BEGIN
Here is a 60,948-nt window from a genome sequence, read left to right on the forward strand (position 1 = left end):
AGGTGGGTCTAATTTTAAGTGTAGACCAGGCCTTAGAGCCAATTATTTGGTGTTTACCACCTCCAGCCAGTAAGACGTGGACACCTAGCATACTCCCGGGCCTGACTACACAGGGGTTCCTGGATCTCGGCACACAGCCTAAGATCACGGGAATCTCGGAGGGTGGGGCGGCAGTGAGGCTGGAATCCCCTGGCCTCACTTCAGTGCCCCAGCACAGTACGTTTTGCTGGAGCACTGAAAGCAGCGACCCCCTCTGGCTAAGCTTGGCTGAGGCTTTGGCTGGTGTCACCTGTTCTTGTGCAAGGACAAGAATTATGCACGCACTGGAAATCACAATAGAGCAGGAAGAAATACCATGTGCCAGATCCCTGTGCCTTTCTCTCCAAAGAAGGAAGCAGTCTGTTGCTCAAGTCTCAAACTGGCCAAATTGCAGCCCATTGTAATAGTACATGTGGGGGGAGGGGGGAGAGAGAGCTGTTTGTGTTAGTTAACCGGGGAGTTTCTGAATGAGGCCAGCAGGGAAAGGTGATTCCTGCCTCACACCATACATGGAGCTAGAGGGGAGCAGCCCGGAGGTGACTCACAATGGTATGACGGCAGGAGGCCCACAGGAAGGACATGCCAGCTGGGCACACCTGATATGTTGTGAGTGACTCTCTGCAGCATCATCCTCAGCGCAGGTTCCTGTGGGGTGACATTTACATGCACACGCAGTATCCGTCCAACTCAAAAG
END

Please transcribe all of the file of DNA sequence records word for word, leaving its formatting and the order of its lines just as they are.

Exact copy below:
Here is a 60,948-nt window from a genome sequence, read left to right on the forward strand (position 1 = left end):
AGGTGGGTCTAATTTTAAGTGTAGACCAGGCCTTAGAGCCAATTATTTGGTGTTTACCACCTCCAGCCAGTAAGACGTGGACACCTAGCATACTCCCGGGCCTGACTACACAGGGGTTCCTGGATCTCGGCACACAGCCTAAGATCACGGGAATCTCGGAGGGTGGGGCGGCAGTGAGGCTGGAATCCCCTGGCCTCACTTCAGTGCCCCAGCACAGTACGTTTTGCTGGAGCACTGAAAGCAGCGACCCCCTCTGGCTAAGCTTGGCTGAGGCTTTGGCTGGTGTCACCTGTTCTTGTGCAAGGACAAGAATTATGCACGCACTGGAAATCACAATAGAGCAGGAAGAAATACCATGTGCCAGATCCCTGTGCCTTTCTCTCCAAAGAAGGAAGCAGTCTGTTGCTCAAGTCTCAAACTGGCCAAATTGCAGCCCATTGTAATAGTACATGTGGGGGGAGGGGGGAGAGAGAGCTGTTTGTGTTAGTTAACCGGGGAGTTTCTGAATGAGGCCAGCAGGGAAAGGTGATTCCTGCCTCACACCATACATGGAGCTAGAGGGGAGCAGCCCGGAGGTGACTCACAATGGTATGACGGCAGGAGGCCCACAGGAAGGACATGCCAGCTGGGCACACCTGATATGTTGTGAGTGACTCTCTGCAGCATCATCCTCAGCGCAGGTTCCTGTGGGGTGACATTTACATGCACACGCAGTATCCGTCCAACTCAAAAG